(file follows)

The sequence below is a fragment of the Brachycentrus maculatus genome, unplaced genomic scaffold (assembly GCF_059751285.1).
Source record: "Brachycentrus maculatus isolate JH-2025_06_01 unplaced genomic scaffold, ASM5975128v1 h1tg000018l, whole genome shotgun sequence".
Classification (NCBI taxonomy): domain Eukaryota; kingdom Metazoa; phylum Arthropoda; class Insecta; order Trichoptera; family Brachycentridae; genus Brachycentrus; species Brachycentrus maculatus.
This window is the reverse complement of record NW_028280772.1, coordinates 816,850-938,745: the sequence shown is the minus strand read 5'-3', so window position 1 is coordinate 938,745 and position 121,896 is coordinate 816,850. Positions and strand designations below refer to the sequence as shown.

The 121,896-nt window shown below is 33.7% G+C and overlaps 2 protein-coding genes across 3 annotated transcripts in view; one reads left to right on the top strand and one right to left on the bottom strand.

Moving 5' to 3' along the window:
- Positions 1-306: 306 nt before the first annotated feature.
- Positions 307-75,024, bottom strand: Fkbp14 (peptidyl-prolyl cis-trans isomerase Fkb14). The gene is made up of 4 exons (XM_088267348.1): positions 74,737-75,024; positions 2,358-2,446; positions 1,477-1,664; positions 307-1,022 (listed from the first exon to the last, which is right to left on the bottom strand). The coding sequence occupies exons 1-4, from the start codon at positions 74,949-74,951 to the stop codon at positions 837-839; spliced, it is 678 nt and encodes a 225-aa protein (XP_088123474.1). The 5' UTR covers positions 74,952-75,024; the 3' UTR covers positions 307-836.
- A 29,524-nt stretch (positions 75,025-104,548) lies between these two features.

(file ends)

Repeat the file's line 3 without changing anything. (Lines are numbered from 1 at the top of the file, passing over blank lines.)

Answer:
Classification (NCBI taxonomy): domain Eukaryota; kingdom Metazoa; phylum Arthropoda; class Insecta; order Trichoptera; family Brachycentridae; genus Brachycentrus; species Brachycentrus maculatus.